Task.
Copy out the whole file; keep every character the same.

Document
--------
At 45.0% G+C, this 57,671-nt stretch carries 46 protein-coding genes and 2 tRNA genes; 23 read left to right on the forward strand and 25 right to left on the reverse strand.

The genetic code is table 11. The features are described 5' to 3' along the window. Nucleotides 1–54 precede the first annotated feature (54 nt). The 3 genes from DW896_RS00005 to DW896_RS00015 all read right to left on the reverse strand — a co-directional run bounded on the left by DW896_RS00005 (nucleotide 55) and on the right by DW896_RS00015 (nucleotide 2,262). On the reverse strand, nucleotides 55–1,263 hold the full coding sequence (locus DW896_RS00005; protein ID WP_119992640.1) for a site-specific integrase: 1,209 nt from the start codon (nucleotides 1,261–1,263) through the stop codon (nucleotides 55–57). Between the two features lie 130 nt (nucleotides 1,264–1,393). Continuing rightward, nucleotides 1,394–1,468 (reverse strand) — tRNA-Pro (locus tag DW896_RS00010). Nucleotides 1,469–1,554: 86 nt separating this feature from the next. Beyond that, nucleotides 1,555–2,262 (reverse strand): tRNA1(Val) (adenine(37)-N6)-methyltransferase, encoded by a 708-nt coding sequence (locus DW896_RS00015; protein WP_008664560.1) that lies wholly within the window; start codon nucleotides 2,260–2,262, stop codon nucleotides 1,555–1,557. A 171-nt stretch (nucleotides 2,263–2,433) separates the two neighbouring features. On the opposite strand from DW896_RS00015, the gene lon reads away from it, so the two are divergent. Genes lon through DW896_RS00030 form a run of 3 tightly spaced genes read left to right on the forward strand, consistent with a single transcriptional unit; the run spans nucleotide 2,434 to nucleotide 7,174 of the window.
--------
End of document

At 45.0% G+C, this 57,671-nt stretch carries 46 protein-coding genes and 2 tRNA genes; 23 read left to right on the forward strand and 25 right to left on the reverse strand.

The genetic code is table 11. The features are described 5' to 3' along the window. Nucleotides 1–54 precede the first annotated feature (54 nt). The 3 genes from DW896_RS00005 to DW896_RS00015 all read right to left on the reverse strand — a co-directional run bounded on the left by DW896_RS00005 (nucleotide 55) and on the right by DW896_RS00015 (nucleotide 2,262). On the reverse strand, nucleotides 55–1,263 hold the full coding sequence (locus DW896_RS00005; protein ID WP_119992640.1) for a site-specific integrase: 1,209 nt from the start codon (nucleotides 1,261–1,263) through the stop codon (nucleotides 55–57). Between the two features lie 130 nt (nucleotides 1,264–1,393). Continuing rightward, nucleotides 1,394–1,468 (reverse strand) — tRNA-Pro (locus tag DW896_RS00010). Nucleotides 1,469–1,554: 86 nt separating this feature from the next. Beyond that, nucleotides 1,555–2,262 (reverse strand): tRNA1(Val) (adenine(37)-N6)-methyltransferase, encoded by a 708-nt coding sequence (locus DW896_RS00015; protein WP_008664560.1) that lies wholly within the window; start codon nucleotides 2,260–2,262, stop codon nucleotides 1,555–1,557. A 171-nt stretch (nucleotides 2,263–2,433) separates the two neighbouring features. On the opposite strand from DW896_RS00015, the gene lon reads away from it, so the two are divergent. Genes lon through DW896_RS00030 form a run of 3 tightly spaced genes read left to right on the forward strand, consistent with a single transcriptional unit; the run spans nucleotide 2,434 to nucleotide 7,174 of the window.